Cryptocurrency exchanges in the United Kingdom are unlikely to be financing terrorist activities or laundering money, according to a report by Financial Action Task Force (FATF).
“[Virtual currency exchange] is an emerging risk, and there is not yet evidence to suggest broadscale money laundering or terrorist financing,” the FATF explained.
The finding confirms what crypto fans have been saying for years, and busts the most enduring myth surrounding cryptocurrencies.
Still, the report lists a number of recommendations for UK regulators. “Continue to develop an understanding of emerging risks (such as virtual currencies) and take appropriate action,” the FATF counselled.
Publication of the report comes as a major financial institution, Deutsche Bank, is found guilty of money laundering activities. And in October, a similar scandal was revealed at Danske Bank where more than $227 billion was laundered between 2007 and 2015.
The irony here has many crypto commentators frustrated – and for good reason.
Anyone notice that Deutsche Bank calls #Bitcoin a ponzi and EVIL criminal coin and then they get raided today by German police for money laundering allegations ! 😊😊 ummmm Great job Deutsche!!
— Łitecoin Bull (@litecoin_bull) December 2, 2018
The United Kingdom is paving the way for cryptocurrency recognition worldwide – and reports like these are proof of this.
So while UK financial regulators aren’t necessarily greenlighting immediate crypto adoption, they aren’t condemning it either.
This adds credibility to the stance of pro-cryptocurrency politicians in the UK, such as member of parliament Eddie Hughes. He advocates for taxation by bitcoin – giving citizens the option to pay their taxes with a few swipes in their hot wallets.
This is in stark contrast to countries like the United States, where Senator Chuck Schumer lambasted cryptocurrencies and called them “an online form of money laundering” at a 2011 press conference.
Senator Joe Manchin echoed these sentiments in 2014, when he called Bitcoin “unstable” and described its “notoriety” in a letter to congress. He suggested banning the currency altogether.
“[Virtual currency exchange] is an emerging risk, and there is not yet evidence to suggest broadscale money laundering or terrorist financing.” – October 2018 report, FATF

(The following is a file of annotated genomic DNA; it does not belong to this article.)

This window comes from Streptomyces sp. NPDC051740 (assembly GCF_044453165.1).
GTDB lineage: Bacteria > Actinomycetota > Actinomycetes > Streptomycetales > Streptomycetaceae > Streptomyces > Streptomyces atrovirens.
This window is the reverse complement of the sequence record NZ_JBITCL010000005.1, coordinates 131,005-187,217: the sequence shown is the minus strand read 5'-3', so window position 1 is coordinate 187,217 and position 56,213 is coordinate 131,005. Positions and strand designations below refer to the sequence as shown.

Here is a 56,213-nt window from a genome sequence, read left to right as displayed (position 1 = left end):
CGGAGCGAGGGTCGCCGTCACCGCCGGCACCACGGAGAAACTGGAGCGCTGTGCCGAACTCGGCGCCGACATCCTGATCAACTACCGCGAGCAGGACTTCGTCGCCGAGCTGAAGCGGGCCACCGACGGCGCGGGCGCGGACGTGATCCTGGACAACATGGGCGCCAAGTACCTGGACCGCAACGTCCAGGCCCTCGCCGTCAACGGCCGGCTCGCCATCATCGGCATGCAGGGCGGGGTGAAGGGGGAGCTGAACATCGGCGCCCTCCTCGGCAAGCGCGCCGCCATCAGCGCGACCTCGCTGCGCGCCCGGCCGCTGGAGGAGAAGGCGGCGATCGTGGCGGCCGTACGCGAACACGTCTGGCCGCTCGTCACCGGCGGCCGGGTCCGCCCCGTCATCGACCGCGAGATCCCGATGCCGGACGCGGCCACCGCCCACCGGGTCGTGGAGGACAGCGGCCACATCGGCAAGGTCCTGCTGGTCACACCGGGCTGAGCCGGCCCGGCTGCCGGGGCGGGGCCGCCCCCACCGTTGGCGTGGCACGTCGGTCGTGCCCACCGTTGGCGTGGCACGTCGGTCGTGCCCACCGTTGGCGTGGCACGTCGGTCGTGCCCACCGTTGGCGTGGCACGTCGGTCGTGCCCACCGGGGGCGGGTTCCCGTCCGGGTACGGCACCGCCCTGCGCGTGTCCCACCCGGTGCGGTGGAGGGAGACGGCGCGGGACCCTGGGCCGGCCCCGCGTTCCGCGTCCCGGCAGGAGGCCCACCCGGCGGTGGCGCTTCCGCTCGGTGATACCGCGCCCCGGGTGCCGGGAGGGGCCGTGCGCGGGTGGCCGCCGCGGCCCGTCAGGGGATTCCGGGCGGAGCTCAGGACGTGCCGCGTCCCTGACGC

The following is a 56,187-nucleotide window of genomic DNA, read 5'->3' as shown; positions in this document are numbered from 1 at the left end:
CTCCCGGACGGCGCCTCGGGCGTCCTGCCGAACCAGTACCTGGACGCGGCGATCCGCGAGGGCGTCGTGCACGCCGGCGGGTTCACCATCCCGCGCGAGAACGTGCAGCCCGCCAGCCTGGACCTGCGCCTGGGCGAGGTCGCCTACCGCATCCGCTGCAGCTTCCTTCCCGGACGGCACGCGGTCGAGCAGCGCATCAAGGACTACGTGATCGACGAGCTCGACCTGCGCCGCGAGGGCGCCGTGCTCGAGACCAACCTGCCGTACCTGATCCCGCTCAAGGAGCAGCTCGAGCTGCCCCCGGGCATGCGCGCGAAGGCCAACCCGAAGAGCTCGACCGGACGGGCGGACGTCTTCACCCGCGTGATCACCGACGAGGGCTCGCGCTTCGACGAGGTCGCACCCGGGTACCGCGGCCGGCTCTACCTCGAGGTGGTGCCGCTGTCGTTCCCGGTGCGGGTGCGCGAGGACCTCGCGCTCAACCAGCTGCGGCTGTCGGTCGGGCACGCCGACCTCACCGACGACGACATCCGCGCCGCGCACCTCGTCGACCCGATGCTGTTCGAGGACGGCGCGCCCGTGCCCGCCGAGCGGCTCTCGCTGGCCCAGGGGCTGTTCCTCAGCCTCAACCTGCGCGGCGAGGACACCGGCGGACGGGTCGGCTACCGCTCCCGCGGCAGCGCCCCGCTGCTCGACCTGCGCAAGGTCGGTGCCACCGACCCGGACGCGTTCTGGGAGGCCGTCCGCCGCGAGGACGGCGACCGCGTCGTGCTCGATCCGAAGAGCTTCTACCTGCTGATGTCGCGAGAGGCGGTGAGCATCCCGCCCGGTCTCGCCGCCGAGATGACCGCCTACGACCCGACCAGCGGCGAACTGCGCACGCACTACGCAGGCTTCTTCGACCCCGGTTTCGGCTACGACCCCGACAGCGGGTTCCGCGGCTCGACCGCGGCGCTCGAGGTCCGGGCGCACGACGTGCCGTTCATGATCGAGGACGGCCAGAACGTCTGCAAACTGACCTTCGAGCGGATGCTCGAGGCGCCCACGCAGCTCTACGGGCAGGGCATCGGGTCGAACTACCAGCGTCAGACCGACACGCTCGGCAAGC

The FATF report directly contradicts the senators’ claims, and will hopefully lay the groundwork for constructive and co-operative conversation between cryptocurrency exchanges and regulators – in the United Kingdom, at least.
From Low Risk to No Risk
The next step will be to keep the risk of money laundering as low as possible.
As the recent Deutsche Bank and Danske Bank scandals illustrate, just because a regulation exists doesn’t guarantee people will follow it.
But cryptocurrencies can combat illegal activities in a way traditional banks cannot. The blockchain technology behind cryptocurrencies tracks transactions and delivers an unprecedented degree of accountability for people, banks and governments.
Makes it a lot harder for bank executives to disappear $790 million worth of shares like Deutsche Bank and CitiGroup did in 2015, doesn’t it?
Doing my taxes drives home how trackable crypto is and how the narrative is wrong.
Criminals should HATE Bitcoin & governments should LOVE Bitcoin.
They can practically eradicate money laundering & tax evasion.
They'll have to give up the inflation tax though. 🙂
— Kevin ''RIP Tim May'' Pham (@_Kevin_Pham) November 11, 2018
The potential of cryptocurrencies to combat, and enable, money laundering featured prominently in G20 discussions last week.
“We will continue to monitor and, if necessary, tackle emerging risks and vulnerabilities in the financial system. […] We look forward to continued progress on achieving resilient non-bank financial intermediation,” announced a communique published by G20 participants last Sunday.
A global about-face is underway, as financial institutions and governments are confronted with the rise of cryptocurrencies. So far, UK regulators are leading the way – but this is crypto, and anything can happen.
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